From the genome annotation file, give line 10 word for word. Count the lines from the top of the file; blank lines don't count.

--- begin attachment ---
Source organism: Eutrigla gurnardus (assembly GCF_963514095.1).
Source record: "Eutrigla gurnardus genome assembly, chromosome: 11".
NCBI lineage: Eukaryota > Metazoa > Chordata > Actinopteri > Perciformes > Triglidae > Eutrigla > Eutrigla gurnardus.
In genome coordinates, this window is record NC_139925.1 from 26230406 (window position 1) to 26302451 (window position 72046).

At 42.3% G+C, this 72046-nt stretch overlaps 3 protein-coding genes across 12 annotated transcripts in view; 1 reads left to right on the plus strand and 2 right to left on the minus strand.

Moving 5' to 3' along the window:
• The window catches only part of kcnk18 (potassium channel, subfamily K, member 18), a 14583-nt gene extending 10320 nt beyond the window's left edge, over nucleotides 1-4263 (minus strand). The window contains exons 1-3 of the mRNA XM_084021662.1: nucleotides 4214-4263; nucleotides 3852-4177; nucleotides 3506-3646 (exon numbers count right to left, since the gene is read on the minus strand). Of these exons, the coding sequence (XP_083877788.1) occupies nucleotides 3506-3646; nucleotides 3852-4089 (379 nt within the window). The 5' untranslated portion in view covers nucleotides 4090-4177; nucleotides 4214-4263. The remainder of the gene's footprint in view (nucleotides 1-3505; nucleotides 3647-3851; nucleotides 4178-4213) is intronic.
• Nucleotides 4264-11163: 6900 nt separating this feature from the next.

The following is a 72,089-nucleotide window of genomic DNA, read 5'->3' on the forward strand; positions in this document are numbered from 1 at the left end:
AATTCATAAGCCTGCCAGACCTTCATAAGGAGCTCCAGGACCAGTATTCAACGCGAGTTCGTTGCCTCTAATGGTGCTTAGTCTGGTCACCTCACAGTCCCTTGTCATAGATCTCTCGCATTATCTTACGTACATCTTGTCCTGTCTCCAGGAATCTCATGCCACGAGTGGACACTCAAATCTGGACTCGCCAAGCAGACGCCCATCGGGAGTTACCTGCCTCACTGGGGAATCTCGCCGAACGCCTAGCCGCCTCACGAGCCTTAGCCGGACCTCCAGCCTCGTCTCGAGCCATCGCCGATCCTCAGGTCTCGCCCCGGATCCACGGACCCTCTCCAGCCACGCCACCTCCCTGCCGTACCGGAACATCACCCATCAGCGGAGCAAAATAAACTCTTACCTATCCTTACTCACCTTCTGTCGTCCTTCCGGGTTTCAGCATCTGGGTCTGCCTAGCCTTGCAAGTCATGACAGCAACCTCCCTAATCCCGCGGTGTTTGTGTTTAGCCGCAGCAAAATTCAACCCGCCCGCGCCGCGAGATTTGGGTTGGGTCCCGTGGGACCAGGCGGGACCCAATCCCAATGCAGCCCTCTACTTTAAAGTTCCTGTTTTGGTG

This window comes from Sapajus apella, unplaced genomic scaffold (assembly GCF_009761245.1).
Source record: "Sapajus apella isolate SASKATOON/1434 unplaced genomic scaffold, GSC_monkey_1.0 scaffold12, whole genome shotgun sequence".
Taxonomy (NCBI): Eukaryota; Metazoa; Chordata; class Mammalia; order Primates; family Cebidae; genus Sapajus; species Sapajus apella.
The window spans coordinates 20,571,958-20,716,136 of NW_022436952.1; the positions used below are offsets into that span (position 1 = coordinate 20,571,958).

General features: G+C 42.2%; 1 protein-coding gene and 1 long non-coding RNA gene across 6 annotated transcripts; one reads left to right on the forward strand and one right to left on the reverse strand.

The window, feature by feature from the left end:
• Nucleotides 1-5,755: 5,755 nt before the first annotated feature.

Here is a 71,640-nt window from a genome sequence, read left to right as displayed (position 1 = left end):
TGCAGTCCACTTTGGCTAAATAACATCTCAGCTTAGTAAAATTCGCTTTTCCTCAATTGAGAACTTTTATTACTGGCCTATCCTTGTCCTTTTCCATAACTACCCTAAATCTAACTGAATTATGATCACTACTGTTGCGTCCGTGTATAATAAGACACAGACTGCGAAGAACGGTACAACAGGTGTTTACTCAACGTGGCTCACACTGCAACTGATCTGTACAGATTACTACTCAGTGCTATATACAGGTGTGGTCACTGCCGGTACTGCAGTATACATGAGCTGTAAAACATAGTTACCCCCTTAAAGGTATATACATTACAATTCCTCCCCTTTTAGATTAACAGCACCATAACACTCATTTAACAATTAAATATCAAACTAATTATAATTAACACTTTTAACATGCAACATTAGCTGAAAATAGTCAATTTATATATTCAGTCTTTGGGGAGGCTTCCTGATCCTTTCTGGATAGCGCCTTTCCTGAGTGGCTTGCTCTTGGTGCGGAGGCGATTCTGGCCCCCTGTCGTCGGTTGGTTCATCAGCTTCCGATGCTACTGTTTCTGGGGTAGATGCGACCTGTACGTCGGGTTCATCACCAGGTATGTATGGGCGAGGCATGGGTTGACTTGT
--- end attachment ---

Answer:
AATTCATAAGCCTGCCAGACCTTCATAAGGAGCTCCAGGACCAGTATTCAACGCGAGTTCGTTGCCTCTAATGGTGCTTAGTCTGGTCACCTCACAGTCCCTTGTCATAGATCTCTCGCATTATCTTACGTACATCTTGTCCTGTCTCCAGGAATCTCATGCCACGAGTGGACACTCAAATCTGGACTCGCCAAGCAGACGCCCATCGGGAGTTACCTGCCTCACTGGGGAATCTCGCCGAACGCCTAGCCGCCTCACGAGCCTTAGCCGGACCTCCAGCCTCGTCTCGAGCCATCGCCGATCCTCAGGTCTCGCCCCGGATCCACGGACCCTCTCCAGCCACGCCACCTCCCTGCCGTACCGGAACATCACCCATCAGCGGAGCAAAATAAACTCTTACCTATCCTTACTCACCTTCTGTCGTCCTTCCGGGTTTCAGCATCTGGGTCTGCCTAGCCTTGCAAGTCATGACAGCAACCTCCCTAATCCCGCGGTGTTTGTGTTTAGCCGCAGCAAAATTCAACCCGCCCGCGCCGCGAGATTTGGGTTGGGTCCCGTGGGACCAGGCGGGACCCAATCCCAATGCAGCCCTCTACTTTAAAGTTCCTGTTTTGGTG